Model GST draft puts onus on buyer


MUMBAI: Shifting the onus on the buyer to check whether the seller has paid goods and service tax (GST) is being considered as one of the most onerous provisions in the draft Model GST Law. The draft also contains restrictions on items for which input tax credit can be availed. While the draft has been largely lauded, some additional difficulties could arise owing to provisions relating to ‘time of supply’ as GST is a destination-based tax. Tax experts and CFOs are busy preparing their representations and hope these glitches will be ironed out in the final Act.

The draft provides that a buyer shall not be entitled to claim an input tax credit (ITC) unless the tax charged in respect of such supply has been paid by the seller. In simple terms, ITC is the amount of tax paid by the buyer on purchases made by him for which the buyer is entitled to claim a credit against the sales subsequently carried out by him. “It will be impossible for a buyer to ascertain whether the payment has actually been made by the seller,” says Bipin Sapra, indirect tax partner at EY (India).

The draft law prescribes for a GST compliance rating score, which would be given to all taxpayers (including sellers). The parameters of such rating are yet to be defined. The rating would be available in public domain, so to this extent a buyer could avoid dealing those having a poor rating. “However, the rating has little or no value, as it doesn’t absolve the buyer from ascertaining that the payment has been made by the supplier,” says Sunil Gabhawalla, a chartered accountant.

The business process committee, in its report issued last October, had envisaged a mechanism of blacklisting errant sellers. Those who had made purchases from such a blacklisted seller would have been able to avail ITC only after an improvement in the rating.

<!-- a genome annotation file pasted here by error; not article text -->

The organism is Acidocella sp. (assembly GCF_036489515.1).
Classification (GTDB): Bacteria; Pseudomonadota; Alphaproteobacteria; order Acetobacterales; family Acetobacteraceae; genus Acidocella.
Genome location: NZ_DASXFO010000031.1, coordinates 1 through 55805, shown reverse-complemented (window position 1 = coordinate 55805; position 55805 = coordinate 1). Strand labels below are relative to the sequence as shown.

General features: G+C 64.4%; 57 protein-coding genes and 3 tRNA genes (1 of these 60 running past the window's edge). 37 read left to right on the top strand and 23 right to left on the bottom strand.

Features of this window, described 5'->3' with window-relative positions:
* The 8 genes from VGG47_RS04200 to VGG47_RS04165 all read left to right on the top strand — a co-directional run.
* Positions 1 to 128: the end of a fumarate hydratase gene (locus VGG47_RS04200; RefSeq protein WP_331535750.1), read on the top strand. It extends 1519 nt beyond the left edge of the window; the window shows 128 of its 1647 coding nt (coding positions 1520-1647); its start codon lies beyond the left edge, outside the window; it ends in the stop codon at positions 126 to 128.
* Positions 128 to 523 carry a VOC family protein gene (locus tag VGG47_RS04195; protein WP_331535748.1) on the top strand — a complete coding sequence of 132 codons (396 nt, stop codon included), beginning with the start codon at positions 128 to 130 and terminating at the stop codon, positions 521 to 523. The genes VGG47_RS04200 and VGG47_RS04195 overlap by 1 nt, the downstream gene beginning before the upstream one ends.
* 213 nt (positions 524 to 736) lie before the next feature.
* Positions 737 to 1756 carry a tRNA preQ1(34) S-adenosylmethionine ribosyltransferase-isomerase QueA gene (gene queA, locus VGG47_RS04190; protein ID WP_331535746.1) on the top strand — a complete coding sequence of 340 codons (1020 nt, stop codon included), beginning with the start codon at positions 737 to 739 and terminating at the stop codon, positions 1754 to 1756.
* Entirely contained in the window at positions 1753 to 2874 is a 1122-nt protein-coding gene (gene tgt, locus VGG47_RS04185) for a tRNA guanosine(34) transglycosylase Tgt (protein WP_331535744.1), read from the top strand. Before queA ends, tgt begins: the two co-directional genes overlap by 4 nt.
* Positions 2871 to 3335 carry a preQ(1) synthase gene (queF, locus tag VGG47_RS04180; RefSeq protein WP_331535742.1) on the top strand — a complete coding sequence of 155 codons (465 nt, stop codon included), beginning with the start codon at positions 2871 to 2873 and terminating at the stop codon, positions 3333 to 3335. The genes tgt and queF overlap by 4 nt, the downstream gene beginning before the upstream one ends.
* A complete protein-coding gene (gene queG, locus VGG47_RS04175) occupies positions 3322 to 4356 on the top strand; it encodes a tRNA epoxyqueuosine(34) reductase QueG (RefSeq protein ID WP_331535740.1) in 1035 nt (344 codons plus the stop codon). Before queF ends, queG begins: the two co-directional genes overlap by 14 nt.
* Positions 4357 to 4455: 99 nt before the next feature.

“Denial of ITC as regards a large number of goods that have been purchased, or services that have been procured comes as a surprise. It will dent the seamlessness that was proposed in the GST regime. For a corporate entity, notable among the goods and services that have been excluded for ITC purposes are goods or services made available to employees such as medical insurance, club membership, travel benefits such as leave travel concession, food and beverages,” says Gabhawalla.

Various acts of omission, such as non-filing of GST returns for a consecutive period of six months, could result in cancellation of the GST registration. “The fallout of this provision is onerous, as a cancellation of registration under Central GST Act shall be deemed to be a cancellation of registration under State GST (GST is dual regime). Once registration is cancelled, input tax credit would be denied to the customers of such taxpayer,” says Gabhawalla.

The liability to pay GST arises at the time of supply. Currently, excise duty is payable only when goods are removed, or VAT when goods are delivered. However, under the GST draft, the time of supply of goods is the earlier of a number of events. “Thus, under the GST regime, even the receipt of an advance against sale of goods would trigger a liability for payment of tax. What is worrying is the provision for deeming certain extraneous events like booking of goods by buyer or expiry of 6 months from the removal of goods as deemed taxable events,” points out Gabhawalla.
“Similarly, the time of supply needs to be simplified and needs to be linked to clear recordable events like date of invoice or date of receipt of payment. It would be difficult for the service provider to ascertain the date on which the recipient will make an entry in its books,” says Sapra.

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